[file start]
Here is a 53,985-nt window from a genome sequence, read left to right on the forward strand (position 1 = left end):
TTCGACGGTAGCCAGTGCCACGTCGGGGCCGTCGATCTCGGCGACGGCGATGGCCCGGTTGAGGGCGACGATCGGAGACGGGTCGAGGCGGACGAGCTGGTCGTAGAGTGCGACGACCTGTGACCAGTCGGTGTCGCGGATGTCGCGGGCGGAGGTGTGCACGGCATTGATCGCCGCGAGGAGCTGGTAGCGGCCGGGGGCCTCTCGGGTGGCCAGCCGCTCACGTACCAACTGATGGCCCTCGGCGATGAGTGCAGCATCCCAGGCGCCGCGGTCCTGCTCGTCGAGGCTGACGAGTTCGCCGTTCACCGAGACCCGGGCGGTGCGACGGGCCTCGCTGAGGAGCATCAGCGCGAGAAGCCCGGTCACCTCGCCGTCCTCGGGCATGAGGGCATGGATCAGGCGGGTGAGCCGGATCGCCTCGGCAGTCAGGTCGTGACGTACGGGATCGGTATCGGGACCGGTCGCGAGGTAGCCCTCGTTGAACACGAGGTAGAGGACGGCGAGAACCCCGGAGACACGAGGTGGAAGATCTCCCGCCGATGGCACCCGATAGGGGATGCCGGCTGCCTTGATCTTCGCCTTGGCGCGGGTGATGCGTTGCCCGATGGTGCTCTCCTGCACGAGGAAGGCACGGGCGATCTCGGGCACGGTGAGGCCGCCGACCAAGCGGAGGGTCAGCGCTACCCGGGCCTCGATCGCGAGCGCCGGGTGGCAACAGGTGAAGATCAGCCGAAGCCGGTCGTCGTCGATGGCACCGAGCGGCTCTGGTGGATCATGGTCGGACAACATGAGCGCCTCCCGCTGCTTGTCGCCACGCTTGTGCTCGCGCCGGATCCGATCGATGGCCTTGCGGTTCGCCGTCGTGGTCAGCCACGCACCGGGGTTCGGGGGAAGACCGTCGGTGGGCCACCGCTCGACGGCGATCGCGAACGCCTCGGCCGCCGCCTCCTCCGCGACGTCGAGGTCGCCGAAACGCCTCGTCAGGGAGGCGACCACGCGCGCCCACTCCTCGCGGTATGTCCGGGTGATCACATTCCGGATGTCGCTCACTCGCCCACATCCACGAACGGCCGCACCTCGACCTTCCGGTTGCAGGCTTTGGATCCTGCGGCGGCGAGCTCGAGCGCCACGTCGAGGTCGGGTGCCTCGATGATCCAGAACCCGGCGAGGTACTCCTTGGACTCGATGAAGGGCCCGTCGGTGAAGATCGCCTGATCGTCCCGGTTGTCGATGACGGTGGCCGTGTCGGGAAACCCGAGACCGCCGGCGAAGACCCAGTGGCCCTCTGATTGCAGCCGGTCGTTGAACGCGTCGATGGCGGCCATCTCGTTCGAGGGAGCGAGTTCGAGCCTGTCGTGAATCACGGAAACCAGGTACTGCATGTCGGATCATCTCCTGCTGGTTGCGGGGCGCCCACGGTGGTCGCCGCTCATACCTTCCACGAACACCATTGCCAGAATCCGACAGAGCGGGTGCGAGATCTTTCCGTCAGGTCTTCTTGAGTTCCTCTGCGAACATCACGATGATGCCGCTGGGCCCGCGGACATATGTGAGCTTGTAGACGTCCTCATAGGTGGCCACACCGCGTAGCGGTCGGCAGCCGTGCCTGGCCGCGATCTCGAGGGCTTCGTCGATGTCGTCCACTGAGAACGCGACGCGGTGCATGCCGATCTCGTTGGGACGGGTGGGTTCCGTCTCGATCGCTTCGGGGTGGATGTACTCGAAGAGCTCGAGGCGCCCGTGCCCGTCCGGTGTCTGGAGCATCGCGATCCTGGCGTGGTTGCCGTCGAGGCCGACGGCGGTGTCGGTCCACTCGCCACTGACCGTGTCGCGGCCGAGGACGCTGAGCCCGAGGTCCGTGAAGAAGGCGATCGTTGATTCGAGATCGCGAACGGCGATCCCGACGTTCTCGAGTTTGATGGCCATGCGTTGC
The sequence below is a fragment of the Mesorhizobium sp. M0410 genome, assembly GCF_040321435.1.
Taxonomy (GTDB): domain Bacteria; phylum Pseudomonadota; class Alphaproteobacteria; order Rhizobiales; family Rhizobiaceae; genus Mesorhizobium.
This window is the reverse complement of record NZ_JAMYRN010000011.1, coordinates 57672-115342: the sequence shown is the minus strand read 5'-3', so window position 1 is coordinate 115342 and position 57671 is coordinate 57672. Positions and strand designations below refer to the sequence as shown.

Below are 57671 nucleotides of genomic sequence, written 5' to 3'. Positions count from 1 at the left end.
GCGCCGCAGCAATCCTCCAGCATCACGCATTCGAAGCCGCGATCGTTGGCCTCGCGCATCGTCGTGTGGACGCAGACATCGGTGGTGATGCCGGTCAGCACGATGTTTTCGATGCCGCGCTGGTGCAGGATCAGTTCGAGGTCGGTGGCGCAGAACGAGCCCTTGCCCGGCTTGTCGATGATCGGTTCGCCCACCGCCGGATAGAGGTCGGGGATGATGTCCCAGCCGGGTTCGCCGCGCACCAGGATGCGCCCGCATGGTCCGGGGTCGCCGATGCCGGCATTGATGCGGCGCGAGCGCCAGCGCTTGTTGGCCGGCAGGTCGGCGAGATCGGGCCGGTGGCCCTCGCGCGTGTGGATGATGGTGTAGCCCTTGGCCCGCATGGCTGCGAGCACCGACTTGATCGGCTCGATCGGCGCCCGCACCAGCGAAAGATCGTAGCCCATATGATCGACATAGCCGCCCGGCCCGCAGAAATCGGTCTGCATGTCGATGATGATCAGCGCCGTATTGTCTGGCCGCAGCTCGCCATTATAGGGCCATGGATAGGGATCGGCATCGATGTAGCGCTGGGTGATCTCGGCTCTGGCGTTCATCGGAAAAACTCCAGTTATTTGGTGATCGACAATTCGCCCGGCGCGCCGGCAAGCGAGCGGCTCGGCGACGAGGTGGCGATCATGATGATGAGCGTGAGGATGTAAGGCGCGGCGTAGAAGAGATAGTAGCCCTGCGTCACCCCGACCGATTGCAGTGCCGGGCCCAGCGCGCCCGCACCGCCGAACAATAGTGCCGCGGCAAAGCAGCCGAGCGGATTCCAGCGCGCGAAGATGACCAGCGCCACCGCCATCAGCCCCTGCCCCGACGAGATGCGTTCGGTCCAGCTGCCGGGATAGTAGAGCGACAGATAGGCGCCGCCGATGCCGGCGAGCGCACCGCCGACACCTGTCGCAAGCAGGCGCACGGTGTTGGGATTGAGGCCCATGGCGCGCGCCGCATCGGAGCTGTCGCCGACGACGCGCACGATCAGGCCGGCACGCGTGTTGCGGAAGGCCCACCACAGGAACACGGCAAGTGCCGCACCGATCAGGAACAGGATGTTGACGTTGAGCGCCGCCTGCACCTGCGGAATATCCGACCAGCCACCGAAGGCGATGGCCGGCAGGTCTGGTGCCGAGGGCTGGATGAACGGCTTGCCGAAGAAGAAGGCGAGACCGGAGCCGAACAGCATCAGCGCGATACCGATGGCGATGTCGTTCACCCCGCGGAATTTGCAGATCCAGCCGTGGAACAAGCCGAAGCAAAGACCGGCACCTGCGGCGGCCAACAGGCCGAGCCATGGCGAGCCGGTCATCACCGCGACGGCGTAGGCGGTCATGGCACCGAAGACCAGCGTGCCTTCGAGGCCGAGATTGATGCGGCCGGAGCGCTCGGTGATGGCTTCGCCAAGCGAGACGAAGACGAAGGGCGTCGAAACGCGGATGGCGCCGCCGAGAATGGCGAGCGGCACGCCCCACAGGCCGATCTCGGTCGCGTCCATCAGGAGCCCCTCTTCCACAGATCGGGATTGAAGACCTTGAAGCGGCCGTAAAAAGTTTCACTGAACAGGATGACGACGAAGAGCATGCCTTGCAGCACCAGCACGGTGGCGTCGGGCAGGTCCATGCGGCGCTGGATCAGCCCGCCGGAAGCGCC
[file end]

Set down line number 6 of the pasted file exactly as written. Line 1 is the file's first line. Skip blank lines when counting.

Below are 57671 nucleotides of genomic sequence, written 5' to 3'. Positions count from 1 at the left end.